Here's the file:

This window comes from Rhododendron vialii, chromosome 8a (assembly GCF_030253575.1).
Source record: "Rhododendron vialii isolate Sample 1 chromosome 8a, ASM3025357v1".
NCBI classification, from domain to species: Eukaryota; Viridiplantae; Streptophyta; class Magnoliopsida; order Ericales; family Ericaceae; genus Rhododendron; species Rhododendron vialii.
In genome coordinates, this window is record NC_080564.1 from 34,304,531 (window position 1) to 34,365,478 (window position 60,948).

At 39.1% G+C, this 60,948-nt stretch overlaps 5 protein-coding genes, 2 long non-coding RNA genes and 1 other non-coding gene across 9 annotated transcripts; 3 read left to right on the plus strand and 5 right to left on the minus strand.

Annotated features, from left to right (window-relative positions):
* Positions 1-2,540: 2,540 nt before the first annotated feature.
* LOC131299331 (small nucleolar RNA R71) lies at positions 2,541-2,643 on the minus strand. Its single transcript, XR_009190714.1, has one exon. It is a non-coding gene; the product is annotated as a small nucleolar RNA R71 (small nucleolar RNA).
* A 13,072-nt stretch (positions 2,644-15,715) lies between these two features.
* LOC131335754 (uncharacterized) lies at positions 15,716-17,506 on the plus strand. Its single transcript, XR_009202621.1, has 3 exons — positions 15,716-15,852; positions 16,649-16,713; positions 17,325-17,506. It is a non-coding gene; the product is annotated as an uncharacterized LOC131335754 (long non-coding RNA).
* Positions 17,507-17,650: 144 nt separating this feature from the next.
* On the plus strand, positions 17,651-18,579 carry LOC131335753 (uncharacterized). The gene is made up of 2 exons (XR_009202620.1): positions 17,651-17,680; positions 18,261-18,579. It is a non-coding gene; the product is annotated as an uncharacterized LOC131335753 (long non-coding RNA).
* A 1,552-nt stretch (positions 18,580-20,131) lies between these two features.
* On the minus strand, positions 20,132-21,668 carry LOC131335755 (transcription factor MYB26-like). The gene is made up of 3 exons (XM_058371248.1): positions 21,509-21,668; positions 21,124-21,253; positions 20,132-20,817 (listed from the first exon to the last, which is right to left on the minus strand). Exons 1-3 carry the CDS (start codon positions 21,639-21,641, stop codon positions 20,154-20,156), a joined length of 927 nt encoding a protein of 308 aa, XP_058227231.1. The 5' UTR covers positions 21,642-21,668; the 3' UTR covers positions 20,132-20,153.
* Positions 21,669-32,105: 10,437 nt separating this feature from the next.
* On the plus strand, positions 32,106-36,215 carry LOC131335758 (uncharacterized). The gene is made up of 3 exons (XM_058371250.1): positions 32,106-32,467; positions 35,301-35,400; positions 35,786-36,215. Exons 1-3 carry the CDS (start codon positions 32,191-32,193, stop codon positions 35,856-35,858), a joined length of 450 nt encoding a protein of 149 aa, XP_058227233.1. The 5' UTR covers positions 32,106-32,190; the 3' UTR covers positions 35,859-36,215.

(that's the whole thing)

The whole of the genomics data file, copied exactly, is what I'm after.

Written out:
This window comes from Rhododendron vialii, chromosome 8a (assembly GCF_030253575.1).
Source record: "Rhododendron vialii isolate Sample 1 chromosome 8a, ASM3025357v1".
NCBI classification, from domain to species: Eukaryota; Viridiplantae; Streptophyta; class Magnoliopsida; order Ericales; family Ericaceae; genus Rhododendron; species Rhododendron vialii.
In genome coordinates, this window is record NC_080564.1 from 34,304,531 (window position 1) to 34,365,478 (window position 60,948).

At 39.1% G+C, this 60,948-nt stretch overlaps 5 protein-coding genes, 2 long non-coding RNA genes and 1 other non-coding gene across 9 annotated transcripts; 3 read left to right on the plus strand and 5 right to left on the minus strand.

Annotated features, from left to right (window-relative positions):
* Positions 1-2,540: 2,540 nt before the first annotated feature.
* LOC131299331 (small nucleolar RNA R71) lies at positions 2,541-2,643 on the minus strand. Its single transcript, XR_009190714.1, has one exon. It is a non-coding gene; the product is annotated as a small nucleolar RNA R71 (small nucleolar RNA).
* A 13,072-nt stretch (positions 2,644-15,715) lies between these two features.
* LOC131335754 (uncharacterized) lies at positions 15,716-17,506 on the plus strand. Its single transcript, XR_009202621.1, has 3 exons — positions 15,716-15,852; positions 16,649-16,713; positions 17,325-17,506. It is a non-coding gene; the product is annotated as an uncharacterized LOC131335754 (long non-coding RNA).
* Positions 17,507-17,650: 144 nt separating this feature from the next.
* On the plus strand, positions 17,651-18,579 carry LOC131335753 (uncharacterized). The gene is made up of 2 exons (XR_009202620.1): positions 17,651-17,680; positions 18,261-18,579. It is a non-coding gene; the product is annotated as an uncharacterized LOC131335753 (long non-coding RNA).
* A 1,552-nt stretch (positions 18,580-20,131) lies between these two features.
* On the minus strand, positions 20,132-21,668 carry LOC131335755 (transcription factor MYB26-like). The gene is made up of 3 exons (XM_058371248.1): positions 21,509-21,668; positions 21,124-21,253; positions 20,132-20,817 (listed from the first exon to the last, which is right to left on the minus strand). Exons 1-3 carry the CDS (start codon positions 21,639-21,641, stop codon positions 20,154-20,156), a joined length of 927 nt encoding a protein of 308 aa, XP_058227231.1. The 5' UTR covers positions 21,642-21,668; the 3' UTR covers positions 20,132-20,153.
* Positions 21,669-32,105: 10,437 nt separating this feature from the next.
* On the plus strand, positions 32,106-36,215 carry LOC131335758 (uncharacterized). The gene is made up of 3 exons (XM_058371250.1): positions 32,106-32,467; positions 35,301-35,400; positions 35,786-36,215. Exons 1-3 carry the CDS (start codon positions 32,191-32,193, stop codon positions 35,856-35,858), a joined length of 450 nt encoding a protein of 149 aa, XP_058227233.1. The 5' UTR covers positions 32,106-32,190; the 3' UTR covers positions 35,859-36,215.